I ve used it and didn t really have too much trouble. The stuff I used wasn t that touchy about temperature, etc. It really sounds like you got a bad or old batch. Because hammertone is not a high demand paint there is a very high probability that you got a batch that has been sitting around for a while. I would get some MEK and take it all off and try again. Last time I had trouble with a finish I called the company and they sent me fresh new stuff no charge to try again.
Are these spray cans you are using or are you shooting it out of a gun??? If it is a spray can I always run hot water over the can and shake it up to get the paint warm. Seems to spray and go on a lot better. That wont help if you have a bad batch to start with…nothing will. If it s bad to begin with you are beat before you ever get started. If you are spraying it out of your gun you have to spray it kind of thick and don t try to “atomize” it too much with more air or higher pressure. Texture type paint has to go on thick with low air pressure. It is a real challenge because the way it must be sprayed is very conducive to runs. Spraying a good “tack coat” and letting it go a little beyond “ready for the final” will help with it trying to run.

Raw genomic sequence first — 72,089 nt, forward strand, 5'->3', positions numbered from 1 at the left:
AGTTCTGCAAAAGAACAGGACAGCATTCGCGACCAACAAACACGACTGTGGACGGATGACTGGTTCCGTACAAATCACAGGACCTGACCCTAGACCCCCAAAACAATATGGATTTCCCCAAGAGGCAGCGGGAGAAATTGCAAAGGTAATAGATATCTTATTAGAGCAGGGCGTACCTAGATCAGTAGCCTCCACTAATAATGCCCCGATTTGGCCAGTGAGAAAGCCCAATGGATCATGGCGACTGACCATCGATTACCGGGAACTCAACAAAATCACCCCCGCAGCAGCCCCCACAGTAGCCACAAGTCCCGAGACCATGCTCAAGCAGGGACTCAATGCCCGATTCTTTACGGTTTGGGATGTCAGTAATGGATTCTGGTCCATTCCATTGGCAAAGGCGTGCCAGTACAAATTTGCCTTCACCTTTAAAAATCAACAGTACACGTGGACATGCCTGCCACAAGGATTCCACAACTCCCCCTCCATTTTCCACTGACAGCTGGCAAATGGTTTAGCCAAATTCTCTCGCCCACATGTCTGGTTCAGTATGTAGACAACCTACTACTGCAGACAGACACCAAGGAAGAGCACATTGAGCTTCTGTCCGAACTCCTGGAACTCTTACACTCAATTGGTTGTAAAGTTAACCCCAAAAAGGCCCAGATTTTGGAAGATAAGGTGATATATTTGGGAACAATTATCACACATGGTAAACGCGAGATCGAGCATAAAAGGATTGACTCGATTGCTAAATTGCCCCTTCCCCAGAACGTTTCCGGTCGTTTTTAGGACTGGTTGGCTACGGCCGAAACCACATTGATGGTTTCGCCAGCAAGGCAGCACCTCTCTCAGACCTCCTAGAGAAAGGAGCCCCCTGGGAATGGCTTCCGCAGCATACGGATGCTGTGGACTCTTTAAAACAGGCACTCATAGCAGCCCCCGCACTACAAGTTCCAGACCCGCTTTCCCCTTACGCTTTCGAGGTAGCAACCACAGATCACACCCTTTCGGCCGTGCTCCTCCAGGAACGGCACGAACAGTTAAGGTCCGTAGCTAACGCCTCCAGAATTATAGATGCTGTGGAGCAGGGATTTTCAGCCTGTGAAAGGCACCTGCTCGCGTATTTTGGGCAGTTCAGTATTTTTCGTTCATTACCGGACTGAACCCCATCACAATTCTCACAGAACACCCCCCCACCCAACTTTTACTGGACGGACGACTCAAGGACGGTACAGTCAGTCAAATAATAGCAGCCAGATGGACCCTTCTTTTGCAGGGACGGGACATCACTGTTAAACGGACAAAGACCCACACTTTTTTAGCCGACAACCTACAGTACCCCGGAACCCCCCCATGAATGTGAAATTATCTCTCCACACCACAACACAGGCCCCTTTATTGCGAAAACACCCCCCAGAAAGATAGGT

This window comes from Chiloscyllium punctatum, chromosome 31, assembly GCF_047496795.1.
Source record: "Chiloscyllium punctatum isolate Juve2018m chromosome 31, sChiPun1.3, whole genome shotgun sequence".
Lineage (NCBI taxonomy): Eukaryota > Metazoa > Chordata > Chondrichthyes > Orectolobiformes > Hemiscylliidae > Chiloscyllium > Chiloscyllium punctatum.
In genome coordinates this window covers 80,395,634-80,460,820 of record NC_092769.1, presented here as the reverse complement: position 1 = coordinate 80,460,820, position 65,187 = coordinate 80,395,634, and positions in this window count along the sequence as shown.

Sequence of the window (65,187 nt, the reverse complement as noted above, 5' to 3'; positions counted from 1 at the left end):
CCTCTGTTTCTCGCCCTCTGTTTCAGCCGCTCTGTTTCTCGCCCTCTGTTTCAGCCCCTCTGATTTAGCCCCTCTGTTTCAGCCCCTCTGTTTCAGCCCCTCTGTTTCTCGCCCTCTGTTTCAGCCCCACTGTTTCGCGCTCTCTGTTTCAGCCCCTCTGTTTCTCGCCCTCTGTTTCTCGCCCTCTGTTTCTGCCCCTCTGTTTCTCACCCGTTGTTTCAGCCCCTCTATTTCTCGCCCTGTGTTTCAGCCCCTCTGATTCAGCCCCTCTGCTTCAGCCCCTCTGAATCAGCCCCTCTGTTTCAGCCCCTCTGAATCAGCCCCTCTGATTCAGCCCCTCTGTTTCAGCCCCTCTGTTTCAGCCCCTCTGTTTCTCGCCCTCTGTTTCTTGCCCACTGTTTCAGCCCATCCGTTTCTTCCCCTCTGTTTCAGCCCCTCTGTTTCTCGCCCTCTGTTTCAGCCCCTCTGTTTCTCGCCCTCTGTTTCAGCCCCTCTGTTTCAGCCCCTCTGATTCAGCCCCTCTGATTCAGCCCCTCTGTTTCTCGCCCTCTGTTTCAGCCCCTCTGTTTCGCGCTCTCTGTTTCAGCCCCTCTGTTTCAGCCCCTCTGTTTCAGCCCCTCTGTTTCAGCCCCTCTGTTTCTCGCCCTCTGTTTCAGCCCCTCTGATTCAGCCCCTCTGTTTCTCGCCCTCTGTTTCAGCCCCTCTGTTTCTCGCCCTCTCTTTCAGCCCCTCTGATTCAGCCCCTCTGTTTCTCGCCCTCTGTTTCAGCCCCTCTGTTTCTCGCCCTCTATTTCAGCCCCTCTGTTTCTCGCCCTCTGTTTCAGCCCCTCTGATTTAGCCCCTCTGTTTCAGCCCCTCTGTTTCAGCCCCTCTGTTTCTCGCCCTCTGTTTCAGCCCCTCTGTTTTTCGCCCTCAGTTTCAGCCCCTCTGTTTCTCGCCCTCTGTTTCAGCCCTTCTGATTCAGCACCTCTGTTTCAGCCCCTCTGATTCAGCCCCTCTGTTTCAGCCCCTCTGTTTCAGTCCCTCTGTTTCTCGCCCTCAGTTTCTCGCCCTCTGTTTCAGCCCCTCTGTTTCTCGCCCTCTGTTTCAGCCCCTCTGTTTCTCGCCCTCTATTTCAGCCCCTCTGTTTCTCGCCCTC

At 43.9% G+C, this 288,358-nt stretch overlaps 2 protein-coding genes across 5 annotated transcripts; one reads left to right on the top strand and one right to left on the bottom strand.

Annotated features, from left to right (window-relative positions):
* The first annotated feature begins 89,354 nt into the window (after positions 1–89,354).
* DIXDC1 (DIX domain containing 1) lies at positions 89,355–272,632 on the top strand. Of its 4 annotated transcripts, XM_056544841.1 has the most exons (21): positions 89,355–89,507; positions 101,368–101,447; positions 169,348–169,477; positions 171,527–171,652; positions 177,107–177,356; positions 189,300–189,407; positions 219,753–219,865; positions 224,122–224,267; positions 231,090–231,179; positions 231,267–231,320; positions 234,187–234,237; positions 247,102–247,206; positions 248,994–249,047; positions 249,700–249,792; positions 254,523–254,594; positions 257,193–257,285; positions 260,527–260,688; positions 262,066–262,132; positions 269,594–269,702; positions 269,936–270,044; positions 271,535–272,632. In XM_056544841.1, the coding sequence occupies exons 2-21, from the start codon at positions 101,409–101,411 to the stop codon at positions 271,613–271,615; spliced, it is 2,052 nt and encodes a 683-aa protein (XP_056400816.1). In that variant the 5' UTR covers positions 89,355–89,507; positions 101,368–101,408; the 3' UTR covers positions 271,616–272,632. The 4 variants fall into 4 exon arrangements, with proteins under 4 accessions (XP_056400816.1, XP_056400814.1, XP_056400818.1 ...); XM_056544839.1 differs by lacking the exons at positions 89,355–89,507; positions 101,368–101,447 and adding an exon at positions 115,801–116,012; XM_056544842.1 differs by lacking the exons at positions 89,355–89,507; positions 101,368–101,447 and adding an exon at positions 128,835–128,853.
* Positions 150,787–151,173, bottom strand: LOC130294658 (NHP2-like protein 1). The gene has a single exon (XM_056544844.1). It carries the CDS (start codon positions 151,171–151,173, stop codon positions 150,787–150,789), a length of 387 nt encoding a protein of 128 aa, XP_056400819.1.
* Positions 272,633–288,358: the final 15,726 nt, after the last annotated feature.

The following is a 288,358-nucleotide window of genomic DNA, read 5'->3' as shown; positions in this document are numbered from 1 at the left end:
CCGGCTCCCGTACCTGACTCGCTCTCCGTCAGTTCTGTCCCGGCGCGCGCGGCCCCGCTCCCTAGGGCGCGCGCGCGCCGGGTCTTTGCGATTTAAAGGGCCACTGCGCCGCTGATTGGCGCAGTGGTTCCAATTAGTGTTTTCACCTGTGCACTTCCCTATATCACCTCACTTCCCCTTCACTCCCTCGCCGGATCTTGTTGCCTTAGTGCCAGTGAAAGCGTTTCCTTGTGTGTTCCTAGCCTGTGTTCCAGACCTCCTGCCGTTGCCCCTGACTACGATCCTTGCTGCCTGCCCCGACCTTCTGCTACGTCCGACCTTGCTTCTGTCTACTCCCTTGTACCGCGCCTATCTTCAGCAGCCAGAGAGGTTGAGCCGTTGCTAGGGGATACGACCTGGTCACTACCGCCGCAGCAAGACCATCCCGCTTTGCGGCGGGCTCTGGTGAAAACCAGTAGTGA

- msinc

What brand did you use? I’m definitely up for trying someone else’s product after this.

I brushed and rolled. I don’t have a sprayer that could handle the stuff, like I said thick as molasses.

MEK takes the paint off while it’s wet, after it’s tacked up it just makes a mess. Soaking the dried stuff leaves behind the gummy resin that keeps the Xylene from breaking the paint down which has to be scrubbed off with degreaser and lots of disposable rags.

Putting on a tack coat and trying to go over it is what caused my problem, I think. The tacky paint grabbed way too much fresh paint and I ended up with a super thick coat I couldn’t pull with a dry brush, just push it around.

As mentioned it works great on rough surfaces, but the smooth surfaces with multiple angles and curves I just couldn’t do.

And it’s quite possible I did get some bad cans. I’m using green on the smooth surfaces and black on the rough, and I don’t think the green is a popular choice combined with the fact that hammerite isn’t a popular paint.

I’ll call their service department.